Neil Francis: 'Biting an international team-mate demonstrates such a lack of human decency'
A recent incident in a women's rugby match brought the game into a new level of disrepute. The game was between Western Australia and the Queensland Reds and Liz Patu, captain of the Reds and also the Australian national side, bit an opponent, Rebecca Clough.
Clough, a second row, was in a legal jackal position to try and poach the ball or pick up a penalty when she had her arm grabbed and bitten by Patu. I don't have to cloak the term in legal speak to call it the 'alleged bite' because it is as clear as day and Patu admitted to it and 'apologised' for it.
Sometimes you would wonder if it is worth condemning the act on the basis that if men can behave like animals on a rugby field well, then why can't women? Gender equality in thuggery! It was a base act. I declare I am old-fashioned, and to witness one woman hurt another woman in that way on a sports field is disappointing.
That is just the start of it, though. Clough and Patu played together for the Wallaroos. There is an unshakeable bond when you represent your country with all members of that team which stays with you until your dotage. When you play against each other for club or province there is an unwritten rule: there might be verbal or physical disagreement in the course of the game but no bad stuff (unless it's Munster v Leinster!).
To wilfully bite your own national team-mate . . . that demonstrates such a lack of human decency and understanding of what it means to be part of a team.
Patu apologised but you can apologise as profusely as you like, it happened, and sinking your teeth into someone's flesh just can't be taken back by words or expressions of remorse.
Worse still, the referee said she could not act because she did not see it but the chorus of disbelief from the crowd when the TV replays appeared in the stadium should have told the official that something serious had just happened.
The travesty continued as the management of the Queensland Reds decided that they would keep their player on the park. What is the message that Patu's continued presence on the field was sending out?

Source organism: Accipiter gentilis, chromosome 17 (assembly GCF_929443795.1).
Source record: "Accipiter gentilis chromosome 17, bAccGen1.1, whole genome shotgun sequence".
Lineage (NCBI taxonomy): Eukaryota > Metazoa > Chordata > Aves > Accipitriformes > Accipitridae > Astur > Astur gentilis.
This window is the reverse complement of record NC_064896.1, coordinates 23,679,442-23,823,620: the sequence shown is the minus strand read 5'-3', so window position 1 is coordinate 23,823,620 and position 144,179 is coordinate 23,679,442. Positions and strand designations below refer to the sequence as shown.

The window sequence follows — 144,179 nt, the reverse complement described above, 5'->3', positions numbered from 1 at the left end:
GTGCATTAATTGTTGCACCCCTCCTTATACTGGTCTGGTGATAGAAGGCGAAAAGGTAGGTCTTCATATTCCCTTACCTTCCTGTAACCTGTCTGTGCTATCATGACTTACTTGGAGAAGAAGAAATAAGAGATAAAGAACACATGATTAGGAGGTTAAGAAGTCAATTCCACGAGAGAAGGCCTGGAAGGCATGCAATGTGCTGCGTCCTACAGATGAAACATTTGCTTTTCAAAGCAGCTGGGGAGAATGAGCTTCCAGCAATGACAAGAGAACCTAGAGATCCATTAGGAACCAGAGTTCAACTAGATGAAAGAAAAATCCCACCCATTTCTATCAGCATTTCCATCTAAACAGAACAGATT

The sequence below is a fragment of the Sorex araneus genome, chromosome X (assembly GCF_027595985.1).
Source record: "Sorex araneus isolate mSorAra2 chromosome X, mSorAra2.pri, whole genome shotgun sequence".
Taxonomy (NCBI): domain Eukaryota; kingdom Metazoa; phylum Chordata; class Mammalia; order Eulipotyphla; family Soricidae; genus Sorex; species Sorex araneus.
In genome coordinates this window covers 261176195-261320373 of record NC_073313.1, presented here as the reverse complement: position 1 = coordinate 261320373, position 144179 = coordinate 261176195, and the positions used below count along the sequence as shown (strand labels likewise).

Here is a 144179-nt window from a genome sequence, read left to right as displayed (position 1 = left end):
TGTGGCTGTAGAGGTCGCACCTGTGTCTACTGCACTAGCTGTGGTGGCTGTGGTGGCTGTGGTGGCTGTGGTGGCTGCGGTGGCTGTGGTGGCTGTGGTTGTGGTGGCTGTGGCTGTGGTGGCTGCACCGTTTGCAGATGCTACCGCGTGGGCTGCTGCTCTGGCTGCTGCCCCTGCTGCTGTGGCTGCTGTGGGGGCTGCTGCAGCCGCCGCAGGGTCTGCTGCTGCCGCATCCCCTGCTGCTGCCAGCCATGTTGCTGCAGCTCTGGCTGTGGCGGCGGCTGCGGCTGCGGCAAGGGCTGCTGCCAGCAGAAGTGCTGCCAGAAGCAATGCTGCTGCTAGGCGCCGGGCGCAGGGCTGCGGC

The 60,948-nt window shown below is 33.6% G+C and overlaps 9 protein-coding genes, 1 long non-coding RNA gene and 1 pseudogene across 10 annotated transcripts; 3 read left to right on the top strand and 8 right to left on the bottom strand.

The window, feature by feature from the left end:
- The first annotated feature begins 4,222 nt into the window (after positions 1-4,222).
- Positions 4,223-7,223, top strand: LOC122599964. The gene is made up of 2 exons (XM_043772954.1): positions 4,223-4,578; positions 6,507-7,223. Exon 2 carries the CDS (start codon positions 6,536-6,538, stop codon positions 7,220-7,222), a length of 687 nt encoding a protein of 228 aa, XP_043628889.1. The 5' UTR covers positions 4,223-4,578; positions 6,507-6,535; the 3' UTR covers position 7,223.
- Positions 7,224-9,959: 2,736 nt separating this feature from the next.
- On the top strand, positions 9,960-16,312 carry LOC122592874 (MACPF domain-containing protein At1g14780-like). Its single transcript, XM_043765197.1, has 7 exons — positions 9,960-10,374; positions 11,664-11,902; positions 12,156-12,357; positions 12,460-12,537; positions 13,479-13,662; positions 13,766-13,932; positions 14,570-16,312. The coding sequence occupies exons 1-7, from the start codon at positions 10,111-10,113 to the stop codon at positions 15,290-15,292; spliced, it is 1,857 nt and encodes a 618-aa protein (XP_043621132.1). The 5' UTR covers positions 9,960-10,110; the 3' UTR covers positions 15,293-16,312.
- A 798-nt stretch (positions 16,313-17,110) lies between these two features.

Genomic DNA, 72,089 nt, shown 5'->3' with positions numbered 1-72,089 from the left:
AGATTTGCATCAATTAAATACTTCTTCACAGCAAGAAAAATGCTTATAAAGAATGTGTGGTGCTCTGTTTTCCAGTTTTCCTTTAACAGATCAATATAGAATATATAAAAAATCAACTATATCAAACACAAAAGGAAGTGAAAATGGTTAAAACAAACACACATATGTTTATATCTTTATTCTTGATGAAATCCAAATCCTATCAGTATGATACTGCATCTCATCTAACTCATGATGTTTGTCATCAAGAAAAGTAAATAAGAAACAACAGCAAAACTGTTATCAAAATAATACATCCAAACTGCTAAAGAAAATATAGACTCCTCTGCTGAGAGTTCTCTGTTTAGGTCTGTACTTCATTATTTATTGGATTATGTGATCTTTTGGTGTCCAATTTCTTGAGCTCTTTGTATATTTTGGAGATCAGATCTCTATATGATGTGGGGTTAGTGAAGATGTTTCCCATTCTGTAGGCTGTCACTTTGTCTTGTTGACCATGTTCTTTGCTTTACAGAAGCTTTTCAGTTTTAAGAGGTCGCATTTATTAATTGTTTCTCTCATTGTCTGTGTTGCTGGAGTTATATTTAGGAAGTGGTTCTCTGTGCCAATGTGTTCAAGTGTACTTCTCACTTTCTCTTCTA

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To cap it all the disciplinary committee, who would have known that the entry-level punishment was a 12-week ban all the way up to a four-year ban, gave Patu just six weeks. Previous good character is just that. When the line is crossed there should be no clemency or extenuating circumstances.
In the aftermath, there was no definitive comment from the national union on Patu's tenure as captain of Australia. The captain is the person who sets example for their team.
What if Clough and Patu were to share a room when the Women's Rugby Championship shifts into gear during the summer? How would that one work? Patu apologised by text to Clough, which in my eyes makes a bad situation even worse - any meaningful apology is done face to face.
Anyway, as I was reading more about Patu, it was interesting as an aside to read an article on a Samoan website noting the fact that five Samoan women were captain of their adopted national team: Fiao'o Fa'amausili (New Zealand), Tiffany Fa'ae'e (USA), Sene Naoupu (Ireland), Patu and, surprisingly, Manu Sina (Samoa). The Samoan diaspora have been rising to the top in their adopted homes.
During the Six Nations, almost one-third of Eddie Jones' England run-on team had Polynesian roots - quite a proliferation.
World Rugby recently tried to work their own unique solution to the Pacific Island 'problem' by completely excluding them from their putative new World League. That league is for robust discussion for another day, although it is incredible to note how literally every country could object to what was being proposed but at the same time vote for it, if every delegate went to Los Angeles with a mandate from their own Union.
I have to applaud the Pacific nations' threat to withdraw their labour from the World Cup this autumn. A World Cup without Fiji, Samoa and Tonga would be seriously diminished - you would wonder if the diaspora would also come out in solidarity to support players from their country of birth? Would they countenance crossing a picket line even though they now represent a different nation?
What about Australia or New Zealand, who are top-heavy with islander representation? Where do they stand? I hope players like Jonny Sexton, Owen Farrell and Kieran Read will back up their statements of concern with affirmative action. Sorry lads, we are not playing in this mess of a competition under any circumstances.
I might have reservations about rugby tourists playing for countries where they have no connection but shutting them out will effectively shut them down.
A show of unified strength is called for here to let the clowns know that they can't sell the game away. That message sealed with the ultimate World Rugby soundbite, 'with Player welfare our foremost priority'.
Sunday Indo Sport